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Unit information: Catchment Science: Hydrology, Ecology and Management in 2020/21

Unit name Catchment Science: Hydrology, Ecology and Management
Unit code GEOG30013
Credit points 20
Level of study H/6
Teaching block(s) Teaching Block 1 (weeks 1 - 12)
Teaching Block 2 (weeks 13 - 24)
Unit director Professor. Johnes
Open unit status Not open

GEOG20011 Research Methods in Physical Geography



School/department School of Geographical Sciences
Faculty Faculty of Science


Aquatic Environments are subject to immense pressures as a result of human activity. Located at the base of catchment systems, all activities in the catchment will ultimately have an impact on waters draining from the land to the water body, whether it is a small pond, a stream, river, estuary or the open ocean. This unit covers the physical, chemical and ecological processes controls on the function of the hydrosphere, and the response of catchments to environmental change.

The unit falls into two halves. The first half focuses on the processes which control the movement of water, sediment and chemical contaminants from land within a catchment to a water body and thence downstream from source to sea.

A full day field trip and laboratory class divides the first and second halves of this unit. This focuses on developing an understanding of the sources, pathways and impacts of nutrient and sediment pollution in a local catchment building on knowledge gained in the first half of the unit. Students work in groups, collect samples and bring them back for analysis in the linked laboratory class, where they will have access to and learn about instruments in our LOWTEX laboratories suites, used for our high resolution aquatic environments research at the University of Bristol. Students write up the field and lab element as an independent field report which comprises 35% of the assessment for this unit.

The second half of the unit considers how environmental change, in combination with these processes, leads to water quality problems in freshwaters and the coastal environment. Topics covered include

(1) Catchment biogeochemical function

(2) Process controls on nutrient and sediment flux to and cycling and transport within freshwaters

(3) Carbon flux from land to inland and coastal waters in peatland systems

(4) Acidification of upland and boreal waters and evidence for their recovery in recent years

(5) Sediment erosion and transport in agricultural catchments and impacts of fine sediment deposition in chalk streams, and

(6) Eutrophication of inland and coastal waters and impacts on ecosystem and human health.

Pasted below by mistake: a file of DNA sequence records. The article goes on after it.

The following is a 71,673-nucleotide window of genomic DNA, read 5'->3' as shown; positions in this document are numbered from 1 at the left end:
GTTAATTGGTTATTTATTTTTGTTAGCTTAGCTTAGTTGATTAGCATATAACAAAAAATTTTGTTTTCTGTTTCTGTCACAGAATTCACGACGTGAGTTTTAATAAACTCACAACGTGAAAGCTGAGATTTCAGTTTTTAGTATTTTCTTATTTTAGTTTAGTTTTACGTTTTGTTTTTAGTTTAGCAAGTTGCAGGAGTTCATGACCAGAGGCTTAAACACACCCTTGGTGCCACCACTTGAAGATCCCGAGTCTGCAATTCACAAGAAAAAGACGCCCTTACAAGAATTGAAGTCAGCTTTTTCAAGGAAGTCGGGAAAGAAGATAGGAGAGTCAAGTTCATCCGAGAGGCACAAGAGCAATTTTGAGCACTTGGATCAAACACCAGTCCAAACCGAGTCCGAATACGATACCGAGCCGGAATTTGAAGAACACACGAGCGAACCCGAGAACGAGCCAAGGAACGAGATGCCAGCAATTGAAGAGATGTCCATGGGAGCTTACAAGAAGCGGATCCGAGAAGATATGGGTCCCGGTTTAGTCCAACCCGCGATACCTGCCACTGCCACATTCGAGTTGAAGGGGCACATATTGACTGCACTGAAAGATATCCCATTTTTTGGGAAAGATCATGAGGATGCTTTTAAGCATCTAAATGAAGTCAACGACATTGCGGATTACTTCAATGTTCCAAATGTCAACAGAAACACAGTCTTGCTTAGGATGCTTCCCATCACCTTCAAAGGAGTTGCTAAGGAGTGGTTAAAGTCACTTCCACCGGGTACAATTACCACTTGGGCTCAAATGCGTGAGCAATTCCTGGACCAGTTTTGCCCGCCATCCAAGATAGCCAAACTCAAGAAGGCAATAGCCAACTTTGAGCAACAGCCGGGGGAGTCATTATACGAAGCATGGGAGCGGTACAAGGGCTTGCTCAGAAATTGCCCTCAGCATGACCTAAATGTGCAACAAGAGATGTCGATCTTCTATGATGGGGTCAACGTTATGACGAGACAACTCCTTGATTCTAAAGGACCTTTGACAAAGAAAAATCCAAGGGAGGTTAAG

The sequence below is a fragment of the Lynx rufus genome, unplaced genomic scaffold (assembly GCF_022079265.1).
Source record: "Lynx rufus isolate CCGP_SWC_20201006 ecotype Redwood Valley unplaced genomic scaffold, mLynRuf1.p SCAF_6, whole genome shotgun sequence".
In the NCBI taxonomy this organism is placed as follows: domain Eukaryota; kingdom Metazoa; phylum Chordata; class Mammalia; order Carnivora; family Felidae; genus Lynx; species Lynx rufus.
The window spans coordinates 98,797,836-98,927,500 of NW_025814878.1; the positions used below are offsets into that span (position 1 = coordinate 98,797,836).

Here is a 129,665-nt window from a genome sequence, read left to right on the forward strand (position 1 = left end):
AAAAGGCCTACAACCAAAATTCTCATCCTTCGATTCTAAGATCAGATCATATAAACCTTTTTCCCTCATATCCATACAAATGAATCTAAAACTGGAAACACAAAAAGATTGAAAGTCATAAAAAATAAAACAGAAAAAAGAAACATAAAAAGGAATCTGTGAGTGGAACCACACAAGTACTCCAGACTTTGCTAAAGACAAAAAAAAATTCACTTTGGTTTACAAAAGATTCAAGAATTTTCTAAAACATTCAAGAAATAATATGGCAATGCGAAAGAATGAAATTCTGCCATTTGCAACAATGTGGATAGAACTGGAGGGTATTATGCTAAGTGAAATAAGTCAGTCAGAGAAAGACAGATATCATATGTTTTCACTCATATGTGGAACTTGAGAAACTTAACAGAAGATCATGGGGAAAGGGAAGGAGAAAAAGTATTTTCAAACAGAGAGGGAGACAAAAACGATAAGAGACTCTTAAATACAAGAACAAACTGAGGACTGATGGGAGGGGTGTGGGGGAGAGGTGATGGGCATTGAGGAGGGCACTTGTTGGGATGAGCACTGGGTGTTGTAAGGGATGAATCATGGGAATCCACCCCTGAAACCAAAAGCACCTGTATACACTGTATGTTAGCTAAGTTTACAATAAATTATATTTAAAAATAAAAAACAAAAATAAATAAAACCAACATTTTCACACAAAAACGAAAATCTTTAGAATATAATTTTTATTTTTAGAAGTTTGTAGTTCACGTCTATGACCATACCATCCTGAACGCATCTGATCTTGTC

Disruption of the global biogeochemical cycles (C, N and P) and the impacts of this disruption on aquatic ecosystems will form an overarching theme for this element.

Statement of unit aims

The objective of this unit is for students to gain an insight into how aquatic environments ‘work’, and how they are likely to respond to major drivers of environmental change. The specific aims are for students to gain an understanding of:

  • the links and feedbacks between the processes (hydrological, geomorphological and biogeochemical) that control the function of waterbodies and their catchments in different environments
  • the likely response of inland and coastal waters to global environmental change
  • the use of simulation models to support scientific research into the likely future responses of waters to global environmental change
  • the problems associated with data collection, and laboratory analysis to support research, policy and management

Intended learning outcomes

On completion of this Unit students should have:

  1. an in-depth understanding of the links between hydrology and land surface processes in catchments
  2. an appreciation of the interplay between the different processes (hydrological, geomorphological and biogeochemical) and the implications of this interplay for catchment form and function in differing environments
  3. the ability to critically evaluate information derived from diverse sources and identify areas of scientific uncertainty in catchment hydrology
  4. the ability to distill information and synthesise complex concepts in a concise, simple manner targeted to diverse audiences

The following transferable skills are developed in this Unit:

  • Technical mathematical, chemical and ecological vocabulary
  • Analytical skills and problem solving
  • Reasoning and logic
  • Independent research
  • Communication skills

Teaching details

The unit will be taught through a blended combination of online and, if possible, in-person teaching, including

  • online resources
  • synchronous group workshops, seminars, tutorials and/or office hours
  • asynchronous individual activities and guided reading for students to work through at their own pace
  • practical and/or field work if possible; students who either begin or continue their studies in an online mode may be required to complete laboratory practical and/or field work, or alternative activities, in person, either during the academic year 2020/21 or subsequently, in order to meet the intended learning outcomes for the unit, prepare them for subsequent units or to satisfy accreditation requirements.

Assessment Details

1 x 3500 word Field Report (50%) (ILOs 1-5)

2000 word essay (50%) (ILOs 1-5)

Students will work in groups to collect samples and undertake laboratory of these samples for the field report element, but must write up the field report as an independent piece of work.

Reading and References

Essential reading is mainly based on journal articles and specific reading lists will be given ahead of each lecture.